News / Asia

Censorship Lawsuit Against Baidu, China Gets New Life in US

China's top search engine, Baidu Inc is seen on a laptop screen.
China's top search engine, Baidu Inc is seen on a laptop screen.
A U.S. judge has given a lawsuit by pro-democracy activists against Baidu Inc. and the People's Republic of China new life, even after the country invoked its authority as a sovereign nation to block the censorship case.
U.S. District Judge Jesse Furman in Manhattan said the activists were entitled to serve their lawsuit on Baidu's lawyer in New York, without infringing China's sovereign protections.
Saying the issue had never been analyzed in detail, Furman on Friday night rejected Baidu's contention that allowing service would turn the part of the Hague Convention that China invoked into a “dead letter” by letting a court circumvent it.
The convention is a multilateral treaty that makes it easier to serve court papers internationally.
In their May 2011 lawsuit, eight New York writers and video producers had accused Baidu and China of conspiring to suppress their political speech from Baidu's search engine, the country's most widely used.
The plaintiffs said the content could be found via search engines such as Google, Yahoo and Microsoft's Bing, and Google's YouTube. They sought millions of dollars in damages for alleged violations of their First Amendment rights and human rights law.
Furman had dismissed the lawsuit on March 25 but put the dismissal on hold to let the plaintiffs propose another means to serve Baidu.
In giving the plaintiffs another chance to pursue their case, Furman said the Hague Convention was designed to ensure “sufficient” notice to recipients abroad of court documents.
Allowing service in the United States “in a manner that does not call upon China to effect service (in that country) does not override its invocation of its own sovereignty and security; to the contrary, it honors that invocation,” the judge wrote.
Carey Ramos, a partner at Quinn Emanuel Urquhart & Sullivan representing Baidu, declined to comment.
Furman gave the plaintiffs 30 days to serve the complaint to Baidu's U.S. lawyer, and 120 days to serve China through diplomatic channels.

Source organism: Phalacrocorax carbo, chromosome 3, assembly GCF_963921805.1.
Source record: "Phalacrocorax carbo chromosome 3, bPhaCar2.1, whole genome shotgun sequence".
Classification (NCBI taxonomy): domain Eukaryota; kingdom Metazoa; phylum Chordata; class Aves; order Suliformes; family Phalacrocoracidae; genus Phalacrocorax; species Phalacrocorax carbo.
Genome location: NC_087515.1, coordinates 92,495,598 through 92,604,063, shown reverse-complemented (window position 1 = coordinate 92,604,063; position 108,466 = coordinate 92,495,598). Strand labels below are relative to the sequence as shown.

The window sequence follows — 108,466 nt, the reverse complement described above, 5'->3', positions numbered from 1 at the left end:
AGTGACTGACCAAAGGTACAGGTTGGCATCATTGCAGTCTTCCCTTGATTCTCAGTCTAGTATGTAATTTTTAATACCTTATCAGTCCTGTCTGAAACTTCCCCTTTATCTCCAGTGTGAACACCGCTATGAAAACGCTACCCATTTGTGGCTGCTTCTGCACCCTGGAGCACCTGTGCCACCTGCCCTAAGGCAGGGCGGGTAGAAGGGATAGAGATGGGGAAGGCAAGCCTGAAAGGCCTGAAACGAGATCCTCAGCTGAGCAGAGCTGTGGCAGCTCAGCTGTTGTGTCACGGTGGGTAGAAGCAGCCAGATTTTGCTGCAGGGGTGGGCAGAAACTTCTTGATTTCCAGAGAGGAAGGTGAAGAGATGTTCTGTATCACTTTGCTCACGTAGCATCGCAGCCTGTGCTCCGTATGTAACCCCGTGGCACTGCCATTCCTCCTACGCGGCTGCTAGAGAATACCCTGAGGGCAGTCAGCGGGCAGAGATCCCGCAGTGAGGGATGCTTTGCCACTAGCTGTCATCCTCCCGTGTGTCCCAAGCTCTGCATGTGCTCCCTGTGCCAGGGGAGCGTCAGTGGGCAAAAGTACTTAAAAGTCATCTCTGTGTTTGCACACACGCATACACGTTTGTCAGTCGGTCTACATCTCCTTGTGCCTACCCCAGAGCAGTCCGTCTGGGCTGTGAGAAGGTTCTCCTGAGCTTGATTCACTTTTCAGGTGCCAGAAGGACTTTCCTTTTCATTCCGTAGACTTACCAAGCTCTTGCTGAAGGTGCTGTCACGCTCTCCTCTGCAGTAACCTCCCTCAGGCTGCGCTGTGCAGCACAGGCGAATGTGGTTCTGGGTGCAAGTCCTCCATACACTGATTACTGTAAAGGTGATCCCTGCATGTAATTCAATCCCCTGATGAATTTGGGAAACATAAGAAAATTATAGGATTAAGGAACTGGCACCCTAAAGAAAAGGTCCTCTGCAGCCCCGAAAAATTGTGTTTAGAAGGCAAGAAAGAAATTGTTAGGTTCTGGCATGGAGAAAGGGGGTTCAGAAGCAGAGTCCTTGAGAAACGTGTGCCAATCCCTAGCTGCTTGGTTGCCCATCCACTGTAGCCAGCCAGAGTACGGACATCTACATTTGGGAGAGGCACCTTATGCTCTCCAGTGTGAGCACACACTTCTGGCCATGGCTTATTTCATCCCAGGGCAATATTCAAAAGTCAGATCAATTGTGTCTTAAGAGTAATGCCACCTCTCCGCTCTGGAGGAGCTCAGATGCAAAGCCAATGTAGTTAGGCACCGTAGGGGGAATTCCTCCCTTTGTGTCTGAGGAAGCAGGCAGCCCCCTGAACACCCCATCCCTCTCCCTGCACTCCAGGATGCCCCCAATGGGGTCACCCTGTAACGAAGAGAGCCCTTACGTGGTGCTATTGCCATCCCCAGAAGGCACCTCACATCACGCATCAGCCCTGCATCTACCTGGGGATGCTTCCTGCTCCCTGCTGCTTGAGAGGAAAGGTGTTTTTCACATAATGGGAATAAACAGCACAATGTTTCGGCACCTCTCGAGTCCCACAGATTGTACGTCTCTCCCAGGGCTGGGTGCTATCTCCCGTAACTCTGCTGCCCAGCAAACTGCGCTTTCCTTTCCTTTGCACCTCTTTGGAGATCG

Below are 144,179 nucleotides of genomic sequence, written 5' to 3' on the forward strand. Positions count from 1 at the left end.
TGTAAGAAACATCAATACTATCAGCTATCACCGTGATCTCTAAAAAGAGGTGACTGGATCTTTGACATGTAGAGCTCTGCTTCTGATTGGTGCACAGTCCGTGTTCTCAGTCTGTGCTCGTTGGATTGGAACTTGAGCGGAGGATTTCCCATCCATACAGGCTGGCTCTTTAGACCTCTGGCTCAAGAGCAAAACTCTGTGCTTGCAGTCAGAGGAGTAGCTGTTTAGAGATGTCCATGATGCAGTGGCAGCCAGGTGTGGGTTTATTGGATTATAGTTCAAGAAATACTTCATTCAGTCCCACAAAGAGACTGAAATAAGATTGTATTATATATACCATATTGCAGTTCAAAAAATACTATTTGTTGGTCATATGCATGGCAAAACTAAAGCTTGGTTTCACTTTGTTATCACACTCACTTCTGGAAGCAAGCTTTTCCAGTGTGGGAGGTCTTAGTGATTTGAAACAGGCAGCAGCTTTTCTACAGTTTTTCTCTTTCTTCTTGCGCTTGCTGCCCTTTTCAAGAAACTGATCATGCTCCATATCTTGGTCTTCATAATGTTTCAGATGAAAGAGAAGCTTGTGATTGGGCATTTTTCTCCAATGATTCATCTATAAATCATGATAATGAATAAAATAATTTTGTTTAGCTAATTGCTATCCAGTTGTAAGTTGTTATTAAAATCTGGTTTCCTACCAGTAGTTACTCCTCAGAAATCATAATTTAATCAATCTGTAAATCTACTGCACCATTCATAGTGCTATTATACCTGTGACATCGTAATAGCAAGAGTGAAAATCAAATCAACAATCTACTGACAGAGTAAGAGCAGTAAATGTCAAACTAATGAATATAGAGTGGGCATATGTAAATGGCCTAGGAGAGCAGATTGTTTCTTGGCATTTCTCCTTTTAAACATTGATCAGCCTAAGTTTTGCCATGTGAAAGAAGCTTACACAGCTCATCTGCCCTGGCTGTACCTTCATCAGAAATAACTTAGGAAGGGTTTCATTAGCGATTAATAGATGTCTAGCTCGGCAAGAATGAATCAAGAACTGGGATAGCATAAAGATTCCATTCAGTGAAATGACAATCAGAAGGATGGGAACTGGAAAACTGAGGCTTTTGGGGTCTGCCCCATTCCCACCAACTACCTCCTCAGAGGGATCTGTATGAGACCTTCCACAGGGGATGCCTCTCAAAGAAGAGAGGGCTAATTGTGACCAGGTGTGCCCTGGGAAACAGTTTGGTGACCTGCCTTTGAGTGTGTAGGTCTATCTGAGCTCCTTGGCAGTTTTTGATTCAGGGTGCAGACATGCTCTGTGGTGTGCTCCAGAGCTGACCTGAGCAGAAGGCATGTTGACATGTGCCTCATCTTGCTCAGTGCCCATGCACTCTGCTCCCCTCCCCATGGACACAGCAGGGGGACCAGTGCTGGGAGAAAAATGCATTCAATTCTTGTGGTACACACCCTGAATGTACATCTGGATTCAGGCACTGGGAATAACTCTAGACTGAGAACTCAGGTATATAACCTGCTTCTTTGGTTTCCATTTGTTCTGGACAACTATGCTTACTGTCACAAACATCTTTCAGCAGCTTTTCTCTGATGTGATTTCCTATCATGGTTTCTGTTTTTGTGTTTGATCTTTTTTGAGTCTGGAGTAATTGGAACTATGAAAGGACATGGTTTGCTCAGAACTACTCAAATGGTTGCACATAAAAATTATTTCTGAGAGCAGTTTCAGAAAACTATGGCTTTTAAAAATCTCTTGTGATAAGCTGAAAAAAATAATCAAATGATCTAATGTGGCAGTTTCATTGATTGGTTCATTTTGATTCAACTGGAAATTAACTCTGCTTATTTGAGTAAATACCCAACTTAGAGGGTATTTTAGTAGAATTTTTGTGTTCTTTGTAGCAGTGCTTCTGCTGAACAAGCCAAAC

Stephen Preziosi, a lawyer for the activists, said he intends to meet those deadlines. “In terms of fairness and procedurally, the court got it right,” Preziosi said.
The lawsuit was filed one year after Google Inc.  pulled its search engine out of China after hitting censorship issues. China has also blocked YouTube and social networking sites such as Facebook and Twitter.

You May Like

Syrian Rebels Poised for Anti-Russia Collaboration

Forty-one insurgent groups issue joint statement vowing retaliation for Russian air offensives More

Political Maneuver Revives Export-Import Bank's Chances

Parliamentary tactic gets bill out of committee, but it faces opposition in the Senate More

Beijing Warns US on S. China Sea Patrols

Warning follows news reports Thursday that US military is planning to sail warships close to artificial islands Beijing has been aggressively building More

This forum has been closed.
Comment Sorting
by: Enuff Warz
June 11, 2013 12:56 AM
And the same US judges wont allow innocent victims of drone attacks to bring lawsuits against the US criminals who are behind these murders, where is justice for those killed without any fault?

Is it only to be applied against Muslims and Chinese, and others the US does not care for?

Featured Videos

Your JavaScript is turned off or you have an old version of Adobe's Flash Player. Get the latest Flash player.
House Republicans in Chaos as Speaker Favorite Withdrawsi
Jim Malone
October 09, 2015 12:32 AM
The Republican widely expected to become the next speaker of the House of Representatives shocked his colleagues Thursday by announcing he was withdrawing his candidacy. The decision by Majority Leader Kevin McCarthy means the race to succeed retiring Speaker John Boehner is now wide open. VOA National Correspondent Jim Malone reports.

Video House Republicans in Chaos as Speaker Favorite Withdraws

The Republican widely expected to become the next speaker of the House of Representatives shocked his colleagues Thursday by announcing he was withdrawing his candidacy. The decision by Majority Leader Kevin McCarthy means the race to succeed retiring Speaker John Boehner is now wide open. VOA National Correspondent Jim Malone reports.